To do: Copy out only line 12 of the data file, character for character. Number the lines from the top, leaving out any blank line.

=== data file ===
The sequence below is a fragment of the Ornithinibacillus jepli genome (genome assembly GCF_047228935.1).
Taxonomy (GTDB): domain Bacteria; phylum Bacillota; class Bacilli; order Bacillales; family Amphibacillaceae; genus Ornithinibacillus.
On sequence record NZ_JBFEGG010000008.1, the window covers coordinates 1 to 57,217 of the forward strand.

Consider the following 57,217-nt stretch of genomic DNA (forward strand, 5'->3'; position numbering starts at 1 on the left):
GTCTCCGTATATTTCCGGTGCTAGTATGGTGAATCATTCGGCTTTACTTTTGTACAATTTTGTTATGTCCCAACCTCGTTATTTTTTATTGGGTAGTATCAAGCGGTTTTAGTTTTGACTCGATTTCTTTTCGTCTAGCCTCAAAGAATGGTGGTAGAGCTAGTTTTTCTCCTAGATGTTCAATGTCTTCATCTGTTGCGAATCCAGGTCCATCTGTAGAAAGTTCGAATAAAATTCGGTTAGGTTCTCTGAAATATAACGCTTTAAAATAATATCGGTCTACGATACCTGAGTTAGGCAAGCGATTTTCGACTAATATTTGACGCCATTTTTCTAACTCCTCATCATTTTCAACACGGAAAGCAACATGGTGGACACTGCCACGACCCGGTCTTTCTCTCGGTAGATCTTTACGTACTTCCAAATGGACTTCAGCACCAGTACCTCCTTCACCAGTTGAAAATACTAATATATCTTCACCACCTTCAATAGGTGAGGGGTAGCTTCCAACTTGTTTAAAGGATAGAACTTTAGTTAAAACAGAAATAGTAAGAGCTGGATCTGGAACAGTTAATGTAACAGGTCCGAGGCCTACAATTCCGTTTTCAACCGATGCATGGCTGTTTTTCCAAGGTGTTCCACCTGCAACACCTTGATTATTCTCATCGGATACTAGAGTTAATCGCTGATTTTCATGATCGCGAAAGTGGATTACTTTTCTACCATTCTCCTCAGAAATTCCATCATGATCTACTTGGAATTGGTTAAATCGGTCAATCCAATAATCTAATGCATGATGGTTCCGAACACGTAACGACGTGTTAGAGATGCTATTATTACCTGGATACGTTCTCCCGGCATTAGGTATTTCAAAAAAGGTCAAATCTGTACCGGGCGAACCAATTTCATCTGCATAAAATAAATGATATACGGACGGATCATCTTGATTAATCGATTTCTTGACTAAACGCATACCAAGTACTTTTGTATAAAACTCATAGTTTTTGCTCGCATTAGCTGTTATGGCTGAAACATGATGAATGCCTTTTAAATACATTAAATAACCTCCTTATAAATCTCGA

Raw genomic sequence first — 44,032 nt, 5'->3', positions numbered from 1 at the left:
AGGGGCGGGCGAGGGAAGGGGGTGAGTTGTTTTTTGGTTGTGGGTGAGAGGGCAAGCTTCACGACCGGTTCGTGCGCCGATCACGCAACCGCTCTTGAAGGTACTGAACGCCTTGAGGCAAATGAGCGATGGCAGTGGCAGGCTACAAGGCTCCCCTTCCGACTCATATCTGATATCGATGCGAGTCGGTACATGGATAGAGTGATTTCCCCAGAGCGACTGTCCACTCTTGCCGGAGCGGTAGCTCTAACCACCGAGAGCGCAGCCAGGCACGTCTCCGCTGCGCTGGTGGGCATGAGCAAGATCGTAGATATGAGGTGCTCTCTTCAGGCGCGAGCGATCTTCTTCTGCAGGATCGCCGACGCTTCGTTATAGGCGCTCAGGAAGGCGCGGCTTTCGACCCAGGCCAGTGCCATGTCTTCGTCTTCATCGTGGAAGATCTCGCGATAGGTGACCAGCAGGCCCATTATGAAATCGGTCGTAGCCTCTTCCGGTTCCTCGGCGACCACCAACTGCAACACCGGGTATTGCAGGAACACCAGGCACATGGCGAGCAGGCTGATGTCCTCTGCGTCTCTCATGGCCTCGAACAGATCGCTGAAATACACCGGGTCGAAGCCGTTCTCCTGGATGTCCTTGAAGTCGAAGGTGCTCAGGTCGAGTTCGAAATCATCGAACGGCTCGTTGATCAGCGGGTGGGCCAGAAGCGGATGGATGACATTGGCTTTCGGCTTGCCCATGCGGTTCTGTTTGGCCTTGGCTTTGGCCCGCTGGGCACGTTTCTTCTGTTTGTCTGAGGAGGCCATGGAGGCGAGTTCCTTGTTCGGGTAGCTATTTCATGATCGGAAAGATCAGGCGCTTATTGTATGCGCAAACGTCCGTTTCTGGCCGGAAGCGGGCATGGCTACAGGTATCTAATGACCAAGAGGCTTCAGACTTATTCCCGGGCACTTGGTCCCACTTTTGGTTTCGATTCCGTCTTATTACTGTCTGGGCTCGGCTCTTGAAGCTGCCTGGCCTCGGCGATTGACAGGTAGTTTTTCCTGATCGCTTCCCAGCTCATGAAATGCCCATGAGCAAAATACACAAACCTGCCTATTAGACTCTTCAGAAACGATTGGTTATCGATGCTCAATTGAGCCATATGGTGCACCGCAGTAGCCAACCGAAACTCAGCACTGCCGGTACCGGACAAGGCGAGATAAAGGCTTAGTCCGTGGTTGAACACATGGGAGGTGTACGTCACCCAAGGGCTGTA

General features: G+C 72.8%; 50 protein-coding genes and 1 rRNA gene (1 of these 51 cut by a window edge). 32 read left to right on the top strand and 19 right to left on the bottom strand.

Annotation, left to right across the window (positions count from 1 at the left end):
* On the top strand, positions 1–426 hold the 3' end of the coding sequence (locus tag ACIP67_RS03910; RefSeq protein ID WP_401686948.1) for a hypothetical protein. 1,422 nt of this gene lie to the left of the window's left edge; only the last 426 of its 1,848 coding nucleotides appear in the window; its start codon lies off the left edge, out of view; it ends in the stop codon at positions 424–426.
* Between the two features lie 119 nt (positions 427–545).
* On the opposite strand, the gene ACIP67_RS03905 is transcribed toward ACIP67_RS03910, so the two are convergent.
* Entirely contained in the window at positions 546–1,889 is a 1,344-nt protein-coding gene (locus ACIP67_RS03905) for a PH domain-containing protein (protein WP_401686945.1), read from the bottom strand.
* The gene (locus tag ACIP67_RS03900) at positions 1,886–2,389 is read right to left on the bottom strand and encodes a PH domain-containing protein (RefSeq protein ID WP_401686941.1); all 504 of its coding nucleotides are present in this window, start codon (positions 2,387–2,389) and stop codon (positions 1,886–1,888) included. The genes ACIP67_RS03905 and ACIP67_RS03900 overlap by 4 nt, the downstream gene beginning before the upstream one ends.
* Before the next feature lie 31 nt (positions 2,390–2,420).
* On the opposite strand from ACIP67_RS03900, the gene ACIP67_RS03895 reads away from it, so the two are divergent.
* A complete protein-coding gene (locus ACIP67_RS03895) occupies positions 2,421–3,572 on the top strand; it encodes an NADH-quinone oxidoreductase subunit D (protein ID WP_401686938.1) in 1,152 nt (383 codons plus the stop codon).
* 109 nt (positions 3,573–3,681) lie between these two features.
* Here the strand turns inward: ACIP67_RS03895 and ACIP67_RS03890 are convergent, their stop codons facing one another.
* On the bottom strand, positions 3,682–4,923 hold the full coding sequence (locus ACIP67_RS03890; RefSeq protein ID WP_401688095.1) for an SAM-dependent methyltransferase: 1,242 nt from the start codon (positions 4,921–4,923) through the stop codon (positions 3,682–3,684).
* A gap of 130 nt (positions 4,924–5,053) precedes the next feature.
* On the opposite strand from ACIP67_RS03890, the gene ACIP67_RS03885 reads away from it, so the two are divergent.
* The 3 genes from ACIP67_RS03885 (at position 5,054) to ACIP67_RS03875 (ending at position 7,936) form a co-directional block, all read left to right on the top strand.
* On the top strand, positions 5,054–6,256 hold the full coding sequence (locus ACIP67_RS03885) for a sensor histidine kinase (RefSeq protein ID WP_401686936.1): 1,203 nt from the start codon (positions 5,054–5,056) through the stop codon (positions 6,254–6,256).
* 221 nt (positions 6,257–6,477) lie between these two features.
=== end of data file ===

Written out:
* On the opposite strand, the gene ACIP67_RS03905 is transcribed toward ACIP67_RS03910, so the two are convergent.